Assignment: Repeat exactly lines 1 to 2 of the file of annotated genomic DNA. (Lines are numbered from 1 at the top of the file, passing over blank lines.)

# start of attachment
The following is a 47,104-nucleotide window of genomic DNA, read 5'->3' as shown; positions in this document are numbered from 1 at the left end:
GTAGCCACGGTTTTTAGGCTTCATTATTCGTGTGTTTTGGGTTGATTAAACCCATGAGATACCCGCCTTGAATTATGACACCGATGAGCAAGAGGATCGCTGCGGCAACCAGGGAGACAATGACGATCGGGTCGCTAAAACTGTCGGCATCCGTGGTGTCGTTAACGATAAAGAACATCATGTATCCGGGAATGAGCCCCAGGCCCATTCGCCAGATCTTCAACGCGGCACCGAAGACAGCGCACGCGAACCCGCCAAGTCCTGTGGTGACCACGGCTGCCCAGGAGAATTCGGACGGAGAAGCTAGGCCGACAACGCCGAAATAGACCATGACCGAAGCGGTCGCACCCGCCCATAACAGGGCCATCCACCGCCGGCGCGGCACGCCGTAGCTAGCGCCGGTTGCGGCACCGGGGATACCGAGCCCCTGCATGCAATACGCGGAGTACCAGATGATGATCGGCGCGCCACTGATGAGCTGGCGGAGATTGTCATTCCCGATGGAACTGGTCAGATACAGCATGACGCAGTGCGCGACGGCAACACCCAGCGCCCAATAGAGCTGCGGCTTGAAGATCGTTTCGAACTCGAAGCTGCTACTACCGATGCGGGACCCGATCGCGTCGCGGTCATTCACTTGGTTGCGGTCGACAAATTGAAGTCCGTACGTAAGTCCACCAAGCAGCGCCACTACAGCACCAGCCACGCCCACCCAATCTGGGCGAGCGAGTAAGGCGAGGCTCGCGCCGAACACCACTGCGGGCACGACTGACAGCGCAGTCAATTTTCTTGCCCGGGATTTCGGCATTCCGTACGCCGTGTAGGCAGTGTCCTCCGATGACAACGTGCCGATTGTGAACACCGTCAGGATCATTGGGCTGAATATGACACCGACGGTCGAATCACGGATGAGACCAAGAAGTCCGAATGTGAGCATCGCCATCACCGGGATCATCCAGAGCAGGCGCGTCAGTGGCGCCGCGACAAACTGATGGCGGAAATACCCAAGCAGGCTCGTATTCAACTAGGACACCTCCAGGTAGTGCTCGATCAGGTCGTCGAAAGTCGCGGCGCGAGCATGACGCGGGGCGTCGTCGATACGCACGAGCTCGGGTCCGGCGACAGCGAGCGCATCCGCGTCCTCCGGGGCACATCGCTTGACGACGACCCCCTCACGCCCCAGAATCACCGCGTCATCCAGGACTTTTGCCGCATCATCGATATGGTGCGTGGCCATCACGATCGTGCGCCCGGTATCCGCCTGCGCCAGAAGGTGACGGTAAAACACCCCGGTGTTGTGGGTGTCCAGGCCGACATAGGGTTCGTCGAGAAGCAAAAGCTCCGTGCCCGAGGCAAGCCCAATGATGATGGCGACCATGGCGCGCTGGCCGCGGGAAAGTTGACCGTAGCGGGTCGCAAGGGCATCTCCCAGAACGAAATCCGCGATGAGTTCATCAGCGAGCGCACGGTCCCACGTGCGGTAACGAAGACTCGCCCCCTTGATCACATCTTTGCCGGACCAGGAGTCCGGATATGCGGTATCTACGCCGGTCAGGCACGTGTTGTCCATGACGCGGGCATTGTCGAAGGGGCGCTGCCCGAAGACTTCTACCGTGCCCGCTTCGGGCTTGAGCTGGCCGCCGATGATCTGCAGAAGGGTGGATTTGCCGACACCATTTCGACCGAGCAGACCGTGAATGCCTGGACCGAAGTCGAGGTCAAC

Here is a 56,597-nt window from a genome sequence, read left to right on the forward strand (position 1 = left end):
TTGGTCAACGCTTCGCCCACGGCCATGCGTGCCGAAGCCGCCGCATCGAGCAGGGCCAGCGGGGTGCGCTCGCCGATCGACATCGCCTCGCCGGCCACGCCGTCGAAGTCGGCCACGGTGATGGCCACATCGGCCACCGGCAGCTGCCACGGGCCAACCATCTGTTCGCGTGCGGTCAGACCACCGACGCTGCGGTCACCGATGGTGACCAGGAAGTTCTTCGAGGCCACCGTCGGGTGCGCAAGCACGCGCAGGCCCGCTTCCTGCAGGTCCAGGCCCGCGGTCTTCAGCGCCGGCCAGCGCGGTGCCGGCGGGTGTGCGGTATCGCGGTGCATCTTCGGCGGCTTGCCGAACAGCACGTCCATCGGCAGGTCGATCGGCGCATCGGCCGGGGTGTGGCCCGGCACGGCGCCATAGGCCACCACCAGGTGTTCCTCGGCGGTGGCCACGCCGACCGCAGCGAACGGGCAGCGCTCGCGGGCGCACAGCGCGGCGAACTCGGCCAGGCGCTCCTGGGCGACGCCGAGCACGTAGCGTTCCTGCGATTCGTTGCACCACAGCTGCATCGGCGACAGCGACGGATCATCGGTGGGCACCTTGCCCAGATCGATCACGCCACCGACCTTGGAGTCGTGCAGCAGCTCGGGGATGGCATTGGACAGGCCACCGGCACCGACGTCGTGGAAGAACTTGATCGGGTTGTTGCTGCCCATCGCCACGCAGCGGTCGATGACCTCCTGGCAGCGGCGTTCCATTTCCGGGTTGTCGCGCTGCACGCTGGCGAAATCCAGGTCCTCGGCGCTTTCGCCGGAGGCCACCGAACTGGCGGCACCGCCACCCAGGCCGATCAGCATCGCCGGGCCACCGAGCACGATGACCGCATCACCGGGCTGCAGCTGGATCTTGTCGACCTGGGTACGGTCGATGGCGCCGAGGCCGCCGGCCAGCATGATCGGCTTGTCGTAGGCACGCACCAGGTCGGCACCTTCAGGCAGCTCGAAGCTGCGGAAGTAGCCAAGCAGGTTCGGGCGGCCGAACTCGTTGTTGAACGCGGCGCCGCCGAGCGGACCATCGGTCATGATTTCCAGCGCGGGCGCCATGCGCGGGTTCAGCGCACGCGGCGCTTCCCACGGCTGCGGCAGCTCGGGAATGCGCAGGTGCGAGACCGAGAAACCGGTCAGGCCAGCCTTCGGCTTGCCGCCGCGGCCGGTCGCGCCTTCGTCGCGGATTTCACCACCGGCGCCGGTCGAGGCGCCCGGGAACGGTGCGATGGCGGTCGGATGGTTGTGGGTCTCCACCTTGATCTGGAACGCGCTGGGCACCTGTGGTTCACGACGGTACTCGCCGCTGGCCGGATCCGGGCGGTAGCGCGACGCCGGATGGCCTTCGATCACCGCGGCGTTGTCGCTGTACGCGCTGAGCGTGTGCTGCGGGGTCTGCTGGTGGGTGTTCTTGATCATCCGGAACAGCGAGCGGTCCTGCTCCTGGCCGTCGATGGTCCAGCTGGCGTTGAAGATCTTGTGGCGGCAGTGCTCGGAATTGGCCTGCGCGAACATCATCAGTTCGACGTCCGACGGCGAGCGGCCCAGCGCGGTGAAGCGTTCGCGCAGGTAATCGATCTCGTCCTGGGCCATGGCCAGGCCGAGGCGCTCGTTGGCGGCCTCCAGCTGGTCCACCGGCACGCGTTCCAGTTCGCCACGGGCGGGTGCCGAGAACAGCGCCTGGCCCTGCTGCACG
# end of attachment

The following is a 47,104-nucleotide window of genomic DNA, read 5'->3' as shown; positions in this document are numbered from 1 at the left end:
GTAGCCACGGTTTTTAGGCTTCATTATTCGTGTGTTTTGGGTTGATTAAACCCATGAGATACCCGCCTTGAATTATGACACCGATGAGCAAGAGGATCGCTGCGGCAACCAGGGAGACAATGACGATCGGGTCGCTAAAACTGTCGGCATCCGTGGTGTCGTTAACGATAAAGAACATCATGTATCCGGGAATGAGCCCCAGGCCCATTCGCCAGATCTTCAACGCGGCACCGAAGACAGCGCACGCGAACCCGCCAAGTCCTGTGGTGACCACGGCTGCCCAGGAGAATTCGGACGGAGAAGCTAGGCCGACAACGCCGAAATAGACCATGACCGAAGCGGTCGCACCCGCCCATAACAGGGCCATCCACCGCCGGCGCGGCACGCCGTAGCTAGCGCCGGTTGCGGCACCGGGGATACCGAGCCCCTGCATGCAATACGCGGAGTACCAGATGATGATCGGCGCGCCACTGATGAGCTGGCGGAGATTGTCATTCCCGATGGAACTGGTCAGATACAGCATGACGCAGTGCGCGACGGCAACACCCAGCGCCCAATAGAGCTGCGGCTTGAAGATCGTTTCGAACTCGAAGCTGCTACTACCGATGCGGGACCCGATCGCGTCGCGGTCATTCACTTGGTTGCGGTCGACAAATTGAAGTCCGTACGTAAGTCCACCAAGCAGCGCCACTACAGCACCAGCCACGCCCACCCAATCTGGGCGAGCGAGTAAGGCGAGGCTCGCGCCGAACACCACTGCGGGCACGACTGACAGCGCAGTCAATTTTCTTGCCCGGGATTTCGGCATTCCGTACGCCGTGTAGGCAGTGTCCTCCGATGACAACGTGCCGATTGTGAACACCGTCAGGATCATTGGGCTGAATATGACACCGACGGTCGAATCACGGATGAGACCAAGAAGTCCGAATGTGAGCATCGCCATCACCGGGATCATCCAGAGCAGGCGCGTCAGTGGCGCCGCGACAAACTGATGGCGGAAATACCCAAGCAGGCTCGTATTCAACTAGGACACCTCCAGGTAGTGCTCGATCAGGTCGTCGAAAGTCGCGGCGCGAGCATGACGCGGGGCGTCGTCGATACGCACGAGCTCGGGTCCGGCGACAGCGAGCGCATCCGCGTCCTCCGGGGCACATCGCTTGACGACGACCCCCTCACGCCCCAGAATCACCGCGTCATCCAGGACTTTTGCCGCATCATCGATATGGTGCGTGGCCATCACGATCGTGCGCCCGGTATCCGCCTGCGCCAGAAGGTGACGGTAAAACACCCCGGTGTTGTGGGTGTCCAGGCCGACATAGGGTTCGTCGAGAAGCAAAAGCTCCGTGCCCGAGGCAAGCCCAATGATGATGGCGACCATGGCGCGCTGGCCGCGGGAAAGTTGACCGTAGCGGGTCGCAAGGGCATCTCCCAGAACGAAATCCGCGATGAGTTCATCAGCGAGCGCACGGTCCCACGTGCGGTAACGAAGACTCGCCCCCTTGATCACATCTTTGCCGGACCAGGAGTCCGGATATGCGGTATCTACGCCGGTCAGGCACGTGTTGTCCATGACGCGGGCATTGTCGAAGGGGCGCTGCCCGAAGACTTCTACCGTGCCCGCTTCGGGCTTGAGCTGGCCGCCGATGATCTGCAGAAGGGTGGATTTGCCGACACCATTTCGACCGAGCAGACCGTGAATGCCTGGACCGAAGTCGAGGTCAAC